International trade through the Port of Brownsville, TX, is booming. 

Eduardo Campirano, CEO, and port director, notes that the COVID year, 2020, proved to be the most successful in Brownsville’s long cargo history. 

“We operated 24-7 and we continue to do what we did in 2020,” he said. For 2021, cargo tonnage amounted to 13.8 million tons, breaking 2020’s record of 11.6 million.

For Brownsville’s final tally in 2022, even greater numbers are anticipated, with yet more cargo tonnage expected in 2023. 

The North American Free Trade Agreement, signed in 1994, was good for Brownsville’s trade. The subsequent United States-Mexico-Canada Agreement, which went into effect July 1, 2020, was also a positive, Campirano said. “I don’t know if it changed our dynamics, but it hasn’t hurt.” 

He stressed Brownsville’s position upon the Gulf of Mexico at the U.S.-Mexico border was recognized centuries ago as an ideal international trade site.

Today, Brownsville is the bullseye as a trade center across the Rio Grande River, and as a global player for trade through the Panama Canal, and with Latin America and countless trans-Atlantic opportunities. 

None of these opportunities have been lost on Brownsville management leaders. 

But already, products from every continent pass through Brownsville’s Free Trade Zone Number 62.

But Campirano said most of his port’s cargo tonnage is exports, with that majority is moving cargo into Mexico, serving industrial towns such as Monterrey and San Luis Potosi.   

“Our proximity impacts south Texas, but we play a significant part in northern Mexico logistics,” he added. “Much of what we import is exported to Mexico,” with a substantial volume of those imports being shipped upstream Rio Grande land bridges, such as Pharr or Los Indios, Texas.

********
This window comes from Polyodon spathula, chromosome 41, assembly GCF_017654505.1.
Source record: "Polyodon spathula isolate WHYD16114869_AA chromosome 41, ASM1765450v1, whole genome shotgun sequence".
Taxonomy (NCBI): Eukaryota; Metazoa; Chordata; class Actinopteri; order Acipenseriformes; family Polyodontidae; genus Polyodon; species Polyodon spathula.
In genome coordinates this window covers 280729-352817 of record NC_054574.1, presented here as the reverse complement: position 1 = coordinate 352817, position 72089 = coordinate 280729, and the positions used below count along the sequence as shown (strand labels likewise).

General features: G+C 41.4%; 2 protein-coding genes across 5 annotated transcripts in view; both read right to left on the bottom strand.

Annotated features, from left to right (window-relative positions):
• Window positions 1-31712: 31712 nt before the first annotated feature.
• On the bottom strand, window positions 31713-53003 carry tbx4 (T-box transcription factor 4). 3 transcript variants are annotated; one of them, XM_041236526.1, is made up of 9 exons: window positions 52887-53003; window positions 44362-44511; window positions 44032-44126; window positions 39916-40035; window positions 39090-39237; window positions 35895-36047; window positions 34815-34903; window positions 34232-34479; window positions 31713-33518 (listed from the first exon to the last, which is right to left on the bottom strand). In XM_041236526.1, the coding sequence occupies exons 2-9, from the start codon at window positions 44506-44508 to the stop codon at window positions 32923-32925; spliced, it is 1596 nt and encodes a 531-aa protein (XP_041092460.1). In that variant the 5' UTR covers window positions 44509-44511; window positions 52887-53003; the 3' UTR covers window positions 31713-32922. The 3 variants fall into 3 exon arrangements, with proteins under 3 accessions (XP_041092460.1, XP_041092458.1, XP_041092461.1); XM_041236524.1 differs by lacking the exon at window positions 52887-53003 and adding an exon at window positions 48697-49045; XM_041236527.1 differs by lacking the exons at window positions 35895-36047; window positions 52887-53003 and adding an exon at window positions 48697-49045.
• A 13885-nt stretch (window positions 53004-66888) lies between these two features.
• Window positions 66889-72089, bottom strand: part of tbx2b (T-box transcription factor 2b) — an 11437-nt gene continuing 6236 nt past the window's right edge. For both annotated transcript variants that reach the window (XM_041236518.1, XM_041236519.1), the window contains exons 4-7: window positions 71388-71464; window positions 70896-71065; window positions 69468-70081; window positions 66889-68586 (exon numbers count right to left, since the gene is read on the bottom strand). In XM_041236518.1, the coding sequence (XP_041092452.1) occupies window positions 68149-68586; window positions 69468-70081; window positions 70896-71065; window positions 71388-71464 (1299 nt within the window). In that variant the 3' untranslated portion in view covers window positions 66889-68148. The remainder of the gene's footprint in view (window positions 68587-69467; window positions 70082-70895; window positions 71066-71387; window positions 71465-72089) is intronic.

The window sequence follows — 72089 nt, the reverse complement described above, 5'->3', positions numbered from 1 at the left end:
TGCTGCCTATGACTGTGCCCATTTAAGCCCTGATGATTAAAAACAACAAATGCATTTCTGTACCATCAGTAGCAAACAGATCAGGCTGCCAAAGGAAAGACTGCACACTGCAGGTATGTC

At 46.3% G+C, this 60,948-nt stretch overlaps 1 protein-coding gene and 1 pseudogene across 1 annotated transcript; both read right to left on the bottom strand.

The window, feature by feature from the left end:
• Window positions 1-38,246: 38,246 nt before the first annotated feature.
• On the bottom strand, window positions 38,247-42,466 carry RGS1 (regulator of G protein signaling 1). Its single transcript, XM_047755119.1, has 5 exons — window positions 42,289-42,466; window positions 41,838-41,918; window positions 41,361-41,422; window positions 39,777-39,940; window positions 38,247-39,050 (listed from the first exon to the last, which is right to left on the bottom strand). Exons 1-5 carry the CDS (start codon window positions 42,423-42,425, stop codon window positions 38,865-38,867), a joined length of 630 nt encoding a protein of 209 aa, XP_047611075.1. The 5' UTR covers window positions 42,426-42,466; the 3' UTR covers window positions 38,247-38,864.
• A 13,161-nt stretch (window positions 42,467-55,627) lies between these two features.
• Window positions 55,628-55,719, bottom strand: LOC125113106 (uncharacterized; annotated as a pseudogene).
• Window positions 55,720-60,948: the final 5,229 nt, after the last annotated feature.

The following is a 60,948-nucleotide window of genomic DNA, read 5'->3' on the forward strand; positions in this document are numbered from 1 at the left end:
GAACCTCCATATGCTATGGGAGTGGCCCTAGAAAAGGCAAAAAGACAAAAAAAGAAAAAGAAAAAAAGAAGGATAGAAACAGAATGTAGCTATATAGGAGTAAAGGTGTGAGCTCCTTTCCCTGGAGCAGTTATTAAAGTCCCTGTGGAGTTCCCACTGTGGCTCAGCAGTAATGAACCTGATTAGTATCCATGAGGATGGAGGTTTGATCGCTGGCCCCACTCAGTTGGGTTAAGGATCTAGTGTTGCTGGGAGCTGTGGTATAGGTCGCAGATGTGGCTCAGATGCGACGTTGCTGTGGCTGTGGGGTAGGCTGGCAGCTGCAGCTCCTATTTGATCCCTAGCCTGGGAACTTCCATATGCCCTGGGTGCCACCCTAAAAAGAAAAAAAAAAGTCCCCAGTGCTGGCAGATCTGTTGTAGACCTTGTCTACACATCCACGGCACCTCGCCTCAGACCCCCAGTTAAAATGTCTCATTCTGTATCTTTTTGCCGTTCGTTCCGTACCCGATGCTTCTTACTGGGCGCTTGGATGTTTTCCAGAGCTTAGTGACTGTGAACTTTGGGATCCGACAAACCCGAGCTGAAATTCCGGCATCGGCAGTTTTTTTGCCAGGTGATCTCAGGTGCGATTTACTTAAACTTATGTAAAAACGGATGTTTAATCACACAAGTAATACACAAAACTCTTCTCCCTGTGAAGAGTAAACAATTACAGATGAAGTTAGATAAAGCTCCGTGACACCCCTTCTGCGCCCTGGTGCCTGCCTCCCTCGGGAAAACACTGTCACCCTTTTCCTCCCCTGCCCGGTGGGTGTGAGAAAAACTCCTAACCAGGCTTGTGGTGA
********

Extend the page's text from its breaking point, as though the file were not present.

Campirano noted that Brownsville has long been the deepest port on the U.S. Gulf, with a 42-foot channel. To serve the largest ships now traversing Panama’s deepened canal, Brownsville is now dredging to 52-feet.

Heavy Industrial Product Moves 

Campirano said Brownsville moves more imported steel into Mexico than any other U.S. seaport. 

In 2021, the ever-growing steel sector at the port registered a record of 4.3 million tons of steel products moved. This volume, which is mostly shipped by rail, is not in finished products, but Brazilian steel slabs, and other products go to Monterrey steel mills for production of a variety of goods including automobiles and appliances. Finished products often come into the U.S. through the landport of Laredo, TX. 

For 2022, Brownsville expects to handle 4.5 million tons of steel slabs from Brazil. This climbed to a 3.0- to 3.5-percent increase over 2021. It is projected to increase again in 2023 and 2024.

Brownsville also receives imported pig iron and petcoke for shipping to Mexican and U.S. mills.  

Petroleum-based commodities represented nearly 50% of Brownsville’s total cargo moved, with 6.3 million tons. A significant contributor to this is refined oil products, such as lubricants, jet…

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